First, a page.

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ARTS & ENTERTAINMENT

Over 200 Festivalgoers Had Their Pills Tested at Groovin the Moo This Weekend

NSW and Queensland government representatives and Victorian politicians also inspected the pill testing trial — which identified seven potentially deadly substances.
By Libby Curran
April 30, 2019
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Over 200 Festivalgoers Had Their Pills Tested at Groovin the Moo This Weekend

NSW and Queensland government representatives and Victorian politicians also inspected the pill testing trial — which identified seven potentially deadly substances.
By Libby Curran
April 30, 2019
  shares

Over the weekend, thousands of punters pulled on their gumboots and descended on Canberra for the annual Groovin the Moo festival. And, while they were there, many festivalgoers had their illicit substances tested at the the country's second ever pill testing trial.

Taking place on Sunday, April 28, the trial was deemed "an overwhelming success" by organisers, with 171 illicit drug samples tested on the day — a huge increase from the trial's debut at the same festival last year, when 85 substances were examined.

Headed up by harm reduction advocates Pill Testing Australia, again with the backing of the ACT Government, the 2019 trial tested samples from 234 participants and identified seven dangerous substances containing potentially deadly n-ethylpentylone. The punters carrying those were advised of the dangers and all turfed them in the amnesty bin provided.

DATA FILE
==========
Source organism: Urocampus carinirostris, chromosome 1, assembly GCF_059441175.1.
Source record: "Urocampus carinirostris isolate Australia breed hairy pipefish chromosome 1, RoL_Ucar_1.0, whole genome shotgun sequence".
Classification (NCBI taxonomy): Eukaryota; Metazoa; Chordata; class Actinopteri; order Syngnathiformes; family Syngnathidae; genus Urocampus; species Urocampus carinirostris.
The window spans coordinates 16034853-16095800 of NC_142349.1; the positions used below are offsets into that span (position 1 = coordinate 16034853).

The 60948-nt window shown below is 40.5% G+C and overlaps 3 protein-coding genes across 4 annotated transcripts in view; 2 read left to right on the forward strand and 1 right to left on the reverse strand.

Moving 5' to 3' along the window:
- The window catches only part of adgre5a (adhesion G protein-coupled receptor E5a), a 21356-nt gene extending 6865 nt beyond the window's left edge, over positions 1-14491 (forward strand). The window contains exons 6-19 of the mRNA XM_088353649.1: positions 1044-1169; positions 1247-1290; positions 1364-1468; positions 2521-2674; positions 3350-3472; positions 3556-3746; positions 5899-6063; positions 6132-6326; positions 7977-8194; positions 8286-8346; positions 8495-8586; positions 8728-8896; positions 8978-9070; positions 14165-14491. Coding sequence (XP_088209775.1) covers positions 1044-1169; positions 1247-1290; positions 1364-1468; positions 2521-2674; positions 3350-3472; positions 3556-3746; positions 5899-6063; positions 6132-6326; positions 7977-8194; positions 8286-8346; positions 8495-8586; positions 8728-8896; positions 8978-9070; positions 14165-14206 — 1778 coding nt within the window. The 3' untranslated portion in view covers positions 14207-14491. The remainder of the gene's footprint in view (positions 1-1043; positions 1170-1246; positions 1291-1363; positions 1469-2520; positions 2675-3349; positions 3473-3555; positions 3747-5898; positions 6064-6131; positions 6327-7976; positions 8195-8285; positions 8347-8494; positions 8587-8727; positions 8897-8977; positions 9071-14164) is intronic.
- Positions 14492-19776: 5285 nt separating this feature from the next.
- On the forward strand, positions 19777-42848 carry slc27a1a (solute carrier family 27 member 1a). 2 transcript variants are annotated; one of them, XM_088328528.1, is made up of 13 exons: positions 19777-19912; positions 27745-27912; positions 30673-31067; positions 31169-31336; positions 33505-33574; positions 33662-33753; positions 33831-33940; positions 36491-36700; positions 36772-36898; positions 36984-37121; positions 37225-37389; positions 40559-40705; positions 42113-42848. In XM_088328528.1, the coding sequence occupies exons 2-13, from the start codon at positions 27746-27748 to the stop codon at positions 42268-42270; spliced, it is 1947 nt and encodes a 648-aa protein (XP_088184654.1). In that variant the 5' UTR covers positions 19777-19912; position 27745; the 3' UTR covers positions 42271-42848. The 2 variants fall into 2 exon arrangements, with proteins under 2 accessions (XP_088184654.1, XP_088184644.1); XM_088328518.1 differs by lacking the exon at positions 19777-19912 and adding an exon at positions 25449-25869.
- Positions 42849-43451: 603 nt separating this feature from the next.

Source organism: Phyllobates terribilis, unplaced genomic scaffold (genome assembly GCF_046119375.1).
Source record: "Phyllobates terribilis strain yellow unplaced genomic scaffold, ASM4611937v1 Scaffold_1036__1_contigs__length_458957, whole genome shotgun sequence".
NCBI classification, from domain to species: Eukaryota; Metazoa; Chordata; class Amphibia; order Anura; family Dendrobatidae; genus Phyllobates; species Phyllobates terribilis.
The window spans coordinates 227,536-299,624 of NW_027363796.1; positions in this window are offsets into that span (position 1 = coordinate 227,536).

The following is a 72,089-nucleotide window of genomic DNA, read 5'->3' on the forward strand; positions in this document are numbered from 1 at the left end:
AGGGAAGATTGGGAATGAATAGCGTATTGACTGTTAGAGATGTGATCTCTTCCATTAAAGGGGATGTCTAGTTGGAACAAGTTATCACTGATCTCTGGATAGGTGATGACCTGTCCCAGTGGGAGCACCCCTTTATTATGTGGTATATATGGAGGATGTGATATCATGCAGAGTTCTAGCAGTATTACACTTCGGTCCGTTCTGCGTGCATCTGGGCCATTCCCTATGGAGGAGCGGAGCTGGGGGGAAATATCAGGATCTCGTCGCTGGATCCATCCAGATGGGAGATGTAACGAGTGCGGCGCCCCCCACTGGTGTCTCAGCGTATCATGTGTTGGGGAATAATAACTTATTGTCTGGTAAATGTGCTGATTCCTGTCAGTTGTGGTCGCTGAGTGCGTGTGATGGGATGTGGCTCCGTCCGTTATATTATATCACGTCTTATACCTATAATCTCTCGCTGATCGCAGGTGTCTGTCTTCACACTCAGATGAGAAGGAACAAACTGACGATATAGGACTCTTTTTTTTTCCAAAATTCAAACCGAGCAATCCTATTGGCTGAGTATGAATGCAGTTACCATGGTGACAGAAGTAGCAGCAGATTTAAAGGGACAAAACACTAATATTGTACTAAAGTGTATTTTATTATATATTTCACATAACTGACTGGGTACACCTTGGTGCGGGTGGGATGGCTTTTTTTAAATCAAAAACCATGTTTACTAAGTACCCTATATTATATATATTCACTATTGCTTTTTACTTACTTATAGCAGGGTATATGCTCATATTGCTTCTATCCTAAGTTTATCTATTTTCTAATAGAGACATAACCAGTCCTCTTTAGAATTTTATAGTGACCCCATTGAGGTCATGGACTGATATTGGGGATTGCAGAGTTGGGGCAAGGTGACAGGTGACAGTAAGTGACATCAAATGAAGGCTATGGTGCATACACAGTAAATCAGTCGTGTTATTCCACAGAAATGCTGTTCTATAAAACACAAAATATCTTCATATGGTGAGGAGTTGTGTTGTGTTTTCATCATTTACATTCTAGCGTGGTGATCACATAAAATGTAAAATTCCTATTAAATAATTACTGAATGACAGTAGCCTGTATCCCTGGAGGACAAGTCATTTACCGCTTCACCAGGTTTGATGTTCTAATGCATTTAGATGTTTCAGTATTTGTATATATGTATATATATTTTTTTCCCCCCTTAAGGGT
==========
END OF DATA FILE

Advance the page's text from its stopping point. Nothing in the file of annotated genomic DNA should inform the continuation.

Among all of the day's tested substances, MDMA appeared most often, with cocaine, ketamine and methamphetamines also identified. Health warnings and safety information were given to every festivalgoer who had their drugs tested.

Despite a stack of international research, support from local experts and now two successful local pill testing trials, many Australian politicians — including the NSW and Victorian Premiers — have stuck firm on their anti-pill testing stance, even in the wake of a spate of deaths from suspected drug overdoses at NSW music festivals last year and a thousands-strong rally in Sydney earlier this year.

In response to the deaths, NSW Premier Gladys Berejiklian introduced a strict new licensing regime for festivals — which doesn't include pill testing.

However, according to the ABC, the pill testing trial did attract interest from Queensland Health and New South Wales Coroner's Office representatives — along with a group of Victorian crossbenchers — who visited the testing site as it was being set up on Saturday.

So, while the ACT is currently the only state that allows pill testing, maybe this means we'll see pill testing once again up for debate across the rest of Australia. Especially since, just last week, according to the SMH, Premier Berejiklian gave the go-ahead for a government inquiry into illicit drug use to examine the merits of pill testing.

Pill Testing Australia is also currently raising funds to roll out free trials across the country. It will need the support of the respective state governments to do so.

Image: Groovin the Moo by Jack Toohey.

Published on April 30, 2019 by Libby Curran

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